Chitting potatoes

  • Grow at Home: Potatoes

    About the Potato

    Pink_potato_flower Potato flower

    Potatoes can be so cheap to buy, so why bother to grow your own?

    One reason is taste - the chance to get tasty tatties that are full of flavour is not to be missed. Another reason is to try a different variety.  The shops stock a limited range and often bag them without even telling you what variety you are buying.  As a result, even if you liked it, you couldn't guarantee to get it again.  Go to your Garden Centre and your eyes will be opened to all the varieties of seed potato available.

    The best reason for me though is the plant itself.  Far from being a dull and functional plant, it has lush green foliage and delicate white or pink flower.  One of the prettiest flowers in the garden and loved by pollinators so winning on all levels.

    Types of Seed Potato

    There are three sorts of potatoes based on when you plant and harvest them: First Earlies, Earlies and Maincrop.  The titles are fairly explanatory but basically the First Earlies are 'new' potatoes, small potatoes harvested as early as June followed by Earlies and Main Crop which produce larger potatoes later in the season.

    Plant in Garden Plant in Containers Harvest
    First Earlies Late March Late Feb / Early March June/ July
    Earlies Early/ Mid April Late March/ Early April July/ August
    Maincrop Mid/Late April Early/Mid April August/ October

     

    Chitting

    Chitted potato with face drawn on

    As soon as you buy your seed potatoes lay them out on a tray or in open egg boxes in a cool, dry, light position to allow them to sprout.  This is known as chitting.

    Believe it or not there is a 'right' way up for potatoes.  The 'rose' end or the end with the most eyes and dimples should be placed uppermost.  The debate is ongoing as to whether chiitting is needed at all though, so I doubt getting them the wrong way up at this stage will have a significant effect.  The chits take about 4 to 6 weeks to grow.  However you may find that your seed potatoes have started chitting before you buy them.  They are ready to plant when the chits are about 1" (3cm) long.  On early potatoes, rub off the weakest shoots, leaving three per tuber.

    To ensure that you don't get a glut of potatoes you may wish to chit enough for one planter (3 or 4) leave it 7 to 10 days and chit a second batch etc etc so that your potatoes are planted and harvested over a period rather than all being ready at the same time.  Our  Potato Planters come in a pack of 3 so you can do the bags one at a time to achieve this easily.

    Where to Plant

    The first choice to make is where you want to grow them - in the ground or in containers.  This depends on what space you have and how much digging you want to do.  Containers are by far the easiest way but if you have lots of space and fancy the exercise then growing directly in the ground is an option.

    Planting in containers

    Take a large 40L Potato Planter or if you want an even bigger crop a Vigoroot Potato Planter that will air-prune the roots.  

    Pour about 5cm of good multipurpose compost into the bottom.  Place your seed potatoes - 3 or 4 per planter- onto the soil making sure that your chits are facing upwards.  Cover with a further 5cm of compost.  Water and wait.  That's it.

    Earthing up: containers

    In Containers - earthing up couldn't be easier.  When the shoots have reached 10cm pour more soil into the planter until the tips of the plants are just covered.  Keep the soil moist and continue to cover as the shoots grow. Maincrop potatoes benefit from a nitrogenous fertiliser around the time of the second earthing up.  The bag will be full by the time you are finished.

    Harvesting

    Early potatoes take between 12-15 weeks to mature, main crop take about 20 weeks.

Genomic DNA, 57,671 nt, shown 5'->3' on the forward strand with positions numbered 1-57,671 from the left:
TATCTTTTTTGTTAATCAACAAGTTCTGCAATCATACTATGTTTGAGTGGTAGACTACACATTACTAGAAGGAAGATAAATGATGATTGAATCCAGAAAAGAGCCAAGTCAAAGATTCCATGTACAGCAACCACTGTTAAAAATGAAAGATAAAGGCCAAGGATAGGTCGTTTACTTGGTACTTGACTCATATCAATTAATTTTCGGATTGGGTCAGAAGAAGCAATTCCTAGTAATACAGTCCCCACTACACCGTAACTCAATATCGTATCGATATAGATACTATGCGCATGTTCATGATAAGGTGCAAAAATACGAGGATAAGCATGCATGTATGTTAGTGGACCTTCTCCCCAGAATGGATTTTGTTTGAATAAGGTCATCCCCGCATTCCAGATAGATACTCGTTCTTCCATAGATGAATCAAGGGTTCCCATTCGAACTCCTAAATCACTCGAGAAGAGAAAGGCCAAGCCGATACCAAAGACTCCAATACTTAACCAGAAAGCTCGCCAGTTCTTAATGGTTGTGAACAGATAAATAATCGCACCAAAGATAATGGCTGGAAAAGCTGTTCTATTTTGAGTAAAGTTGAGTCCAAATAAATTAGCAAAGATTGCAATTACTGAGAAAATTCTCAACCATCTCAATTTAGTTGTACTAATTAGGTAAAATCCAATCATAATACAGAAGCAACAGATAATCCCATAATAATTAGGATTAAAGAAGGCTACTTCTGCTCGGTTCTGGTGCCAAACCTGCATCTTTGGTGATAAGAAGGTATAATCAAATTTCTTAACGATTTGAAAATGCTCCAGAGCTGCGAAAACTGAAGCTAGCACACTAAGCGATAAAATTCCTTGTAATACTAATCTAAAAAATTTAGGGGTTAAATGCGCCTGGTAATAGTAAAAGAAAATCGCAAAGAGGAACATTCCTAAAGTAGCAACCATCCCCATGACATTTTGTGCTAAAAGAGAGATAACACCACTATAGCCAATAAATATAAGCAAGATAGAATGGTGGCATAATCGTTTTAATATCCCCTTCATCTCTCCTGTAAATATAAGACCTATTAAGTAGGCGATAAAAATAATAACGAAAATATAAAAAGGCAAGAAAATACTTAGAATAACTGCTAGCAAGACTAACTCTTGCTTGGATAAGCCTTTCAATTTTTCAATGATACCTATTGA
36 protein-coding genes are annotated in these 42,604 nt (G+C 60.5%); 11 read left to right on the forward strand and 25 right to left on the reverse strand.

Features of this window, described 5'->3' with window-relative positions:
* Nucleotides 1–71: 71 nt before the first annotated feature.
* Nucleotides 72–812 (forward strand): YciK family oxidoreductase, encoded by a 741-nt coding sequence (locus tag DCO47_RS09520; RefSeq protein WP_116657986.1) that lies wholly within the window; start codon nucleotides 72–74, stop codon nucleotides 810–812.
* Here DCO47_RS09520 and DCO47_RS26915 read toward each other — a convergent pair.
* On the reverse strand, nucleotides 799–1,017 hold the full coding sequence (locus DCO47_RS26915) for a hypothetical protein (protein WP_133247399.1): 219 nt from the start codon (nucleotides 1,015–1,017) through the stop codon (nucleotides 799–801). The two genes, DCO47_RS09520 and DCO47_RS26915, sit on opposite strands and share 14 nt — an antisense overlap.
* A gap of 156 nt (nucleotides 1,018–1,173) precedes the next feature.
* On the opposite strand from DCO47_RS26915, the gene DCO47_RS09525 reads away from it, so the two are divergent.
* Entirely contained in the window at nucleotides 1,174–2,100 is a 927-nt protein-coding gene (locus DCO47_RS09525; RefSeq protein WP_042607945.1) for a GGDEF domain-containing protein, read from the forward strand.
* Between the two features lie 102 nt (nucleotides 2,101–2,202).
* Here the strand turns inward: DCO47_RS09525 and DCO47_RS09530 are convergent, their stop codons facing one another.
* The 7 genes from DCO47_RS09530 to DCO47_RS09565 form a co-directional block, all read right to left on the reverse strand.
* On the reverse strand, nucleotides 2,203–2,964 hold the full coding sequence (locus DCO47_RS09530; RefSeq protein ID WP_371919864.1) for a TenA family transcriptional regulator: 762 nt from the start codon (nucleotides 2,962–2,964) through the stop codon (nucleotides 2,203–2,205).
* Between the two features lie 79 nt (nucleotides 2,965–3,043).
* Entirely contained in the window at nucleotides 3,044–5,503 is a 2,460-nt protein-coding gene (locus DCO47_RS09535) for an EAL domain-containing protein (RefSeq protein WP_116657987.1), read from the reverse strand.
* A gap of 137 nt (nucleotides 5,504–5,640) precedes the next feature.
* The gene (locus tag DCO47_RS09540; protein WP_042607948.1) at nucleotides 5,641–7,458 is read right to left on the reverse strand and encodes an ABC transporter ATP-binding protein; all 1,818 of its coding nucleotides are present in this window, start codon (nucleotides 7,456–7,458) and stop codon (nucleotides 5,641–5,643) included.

Once they have finished flowering and the leaves start to die back your potatoes are probably ready to harvest.  To get the best results, and potatoes that will store really well, leave it 2 weeks after the foliage has died back to harvest. If frost is expected within two weeks while plants are still green and vigorous, you can defoliate the tops in order to kick start the skin setting process. The best way to do this is to shred the leaves and stems of the plants so that death is gradual rather than sudden. If the plants die suddenly (including death to hard frost), the tubers may be discoloured.

    The skin on mature potatoes is thicker and firmly attached to the potato.  To check if your potatoes are ready you can delve into the bag with your hand and find a potato.  Rub the skin with your finger and if it comes off really easily they are probably not ready yet and need a little longer.
    Once you are sure they are ready you can harvest.  Simply turn the bag upside down on a plastic sheet, into a wheelbarrow or a corner of the patio.  Shake the soil from the roots and you will see the potatoes which you can gently remove.

    Curing & Storing

    After harvesting, potatoes must be cured. Let them sit in temperatures of 7-16C  (45 to 60 F) for about two weeks. This will give the skins time to harden and minor injuries to seal. Store your cured potatoes at about 4 C (40 F) in a dark place.  A jute Veg Sack is ideal for this and will keep out the light that would turn them green and make them poisonous.

    Planting In the Garden

    If planting outside make sure that before you plant the potato bed has been turned over well then warm up the beds by placing mini poly tunnels over them a few days before planting.

    The traditional planting method is to dig a narrow trench and place the tubers with chits facing up between 4” (10cm) Earlies and 8” (20cm) Maincrop deep.

    Leave about 12" (30cm) Earlies and 15" (37cm) Maincrop between plants and 24" (60cm) Earlies and 30" (75cm) Maincrop between rows.

    Finally, replace the poly tunnel to keep the soil warm, give them a good start and protect from late frosts once the shoots break through.

    Earthing Up: outside

    When shoots get to around 9" (23cm) start 'earthing up'.  Basically, make small mounds of soil around them, covering the leaves creating a ridge about 6" (15cm) high.  As the stems grow, repeat the process. The final height of the ridges will be about 12" (30cm). This will protect the plants from frost and keep the light from the developing potatoes which makes them go green and poisonous.